Cranial Perfusion Pressure is the blood pressure in the brain that is required to maintain adequate circulation in the brain and thus maintain the important cerebral functions.
Very low Perfusion Pressure in the brain will result in inadequate circulation to the brain and reduced oxygen and glucose supply to the brain with which it functions.
The focus in Rosner’s Cranial Perfusion Pressure management strategy is on the cerebral perfusion pressure and cerebral blood flow with the presumption of an intact pressure autoregulation.
Low Cranial Perfusion Pressure stimulates cerebral vasodilatation as a part of cerebral blood flow (CBF) autoregulation, thus increasing cerebral blood volume (CBV), which in turn increases intracranial pressure (ICP) and reduces CPP further, thus setting up a vicious cycle.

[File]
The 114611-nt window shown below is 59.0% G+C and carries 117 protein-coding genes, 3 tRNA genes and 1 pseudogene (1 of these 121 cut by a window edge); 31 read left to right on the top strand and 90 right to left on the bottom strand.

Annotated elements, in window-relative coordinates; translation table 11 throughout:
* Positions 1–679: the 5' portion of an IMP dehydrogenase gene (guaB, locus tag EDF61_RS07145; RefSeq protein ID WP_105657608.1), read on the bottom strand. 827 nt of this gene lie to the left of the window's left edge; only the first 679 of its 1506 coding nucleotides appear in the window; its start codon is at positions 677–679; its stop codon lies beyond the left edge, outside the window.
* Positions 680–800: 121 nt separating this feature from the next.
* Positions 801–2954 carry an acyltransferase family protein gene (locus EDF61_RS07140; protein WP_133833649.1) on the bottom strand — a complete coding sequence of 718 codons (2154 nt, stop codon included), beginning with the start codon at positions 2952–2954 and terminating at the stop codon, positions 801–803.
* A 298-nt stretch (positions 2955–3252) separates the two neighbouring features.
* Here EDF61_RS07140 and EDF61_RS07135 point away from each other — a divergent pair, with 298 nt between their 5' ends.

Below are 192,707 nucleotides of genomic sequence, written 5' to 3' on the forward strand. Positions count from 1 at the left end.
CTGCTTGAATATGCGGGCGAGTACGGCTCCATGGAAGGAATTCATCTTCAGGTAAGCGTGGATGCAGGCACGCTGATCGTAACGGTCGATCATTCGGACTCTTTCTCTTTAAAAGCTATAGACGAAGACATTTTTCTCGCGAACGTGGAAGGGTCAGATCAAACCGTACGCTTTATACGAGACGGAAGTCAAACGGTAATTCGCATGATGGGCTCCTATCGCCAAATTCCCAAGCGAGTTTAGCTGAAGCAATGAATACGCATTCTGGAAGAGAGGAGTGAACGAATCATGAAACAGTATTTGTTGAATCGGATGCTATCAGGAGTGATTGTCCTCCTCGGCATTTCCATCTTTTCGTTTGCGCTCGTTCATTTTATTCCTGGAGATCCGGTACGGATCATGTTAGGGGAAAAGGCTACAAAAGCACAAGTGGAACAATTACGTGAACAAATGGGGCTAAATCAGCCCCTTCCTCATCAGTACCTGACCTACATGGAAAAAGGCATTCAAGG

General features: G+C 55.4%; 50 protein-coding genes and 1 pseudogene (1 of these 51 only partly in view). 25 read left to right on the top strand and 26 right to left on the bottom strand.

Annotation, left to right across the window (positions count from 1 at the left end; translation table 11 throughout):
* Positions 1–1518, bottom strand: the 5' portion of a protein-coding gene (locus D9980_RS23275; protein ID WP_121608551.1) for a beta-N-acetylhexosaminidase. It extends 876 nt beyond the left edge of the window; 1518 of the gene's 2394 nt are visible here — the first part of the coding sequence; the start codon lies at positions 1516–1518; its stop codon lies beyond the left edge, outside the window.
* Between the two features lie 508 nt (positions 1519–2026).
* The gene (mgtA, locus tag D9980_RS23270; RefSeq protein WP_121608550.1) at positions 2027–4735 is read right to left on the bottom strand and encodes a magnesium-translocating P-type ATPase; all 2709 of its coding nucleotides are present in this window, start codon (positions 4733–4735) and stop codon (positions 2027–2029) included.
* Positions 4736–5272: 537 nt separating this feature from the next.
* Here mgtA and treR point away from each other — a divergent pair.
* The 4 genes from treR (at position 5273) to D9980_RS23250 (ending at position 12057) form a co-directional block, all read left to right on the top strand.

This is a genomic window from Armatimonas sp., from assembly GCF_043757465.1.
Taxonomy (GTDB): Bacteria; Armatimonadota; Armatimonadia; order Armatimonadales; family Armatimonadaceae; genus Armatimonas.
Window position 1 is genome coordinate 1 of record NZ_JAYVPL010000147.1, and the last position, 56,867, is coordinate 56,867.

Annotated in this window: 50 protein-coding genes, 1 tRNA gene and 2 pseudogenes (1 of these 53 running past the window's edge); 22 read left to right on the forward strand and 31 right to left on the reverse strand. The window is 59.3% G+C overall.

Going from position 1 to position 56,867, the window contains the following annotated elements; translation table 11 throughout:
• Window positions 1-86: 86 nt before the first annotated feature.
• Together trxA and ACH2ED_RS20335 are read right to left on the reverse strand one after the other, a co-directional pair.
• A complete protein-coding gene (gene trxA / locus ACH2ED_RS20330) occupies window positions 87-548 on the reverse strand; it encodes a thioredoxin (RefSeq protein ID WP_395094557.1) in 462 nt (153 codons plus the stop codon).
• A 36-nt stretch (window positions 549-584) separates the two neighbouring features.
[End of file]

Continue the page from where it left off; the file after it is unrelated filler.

If mean arterial pressure (MAP) is increased under these circumstances, Cranial Perfusion Pressure increases above the lower limit of autoregulation and causes cerebral vasoconstriction and reduction of ICP.
Pharmacologically-induced increase in mean arterial pressure (MAP) and CPP to improve CBF is recommended.
Rosner et al reported 59% favourable outcome and 29% mortality in his series of 158 patients with GCS <7 where the Cranial Perfusion Pressure was maintained above 70 mm Hg.
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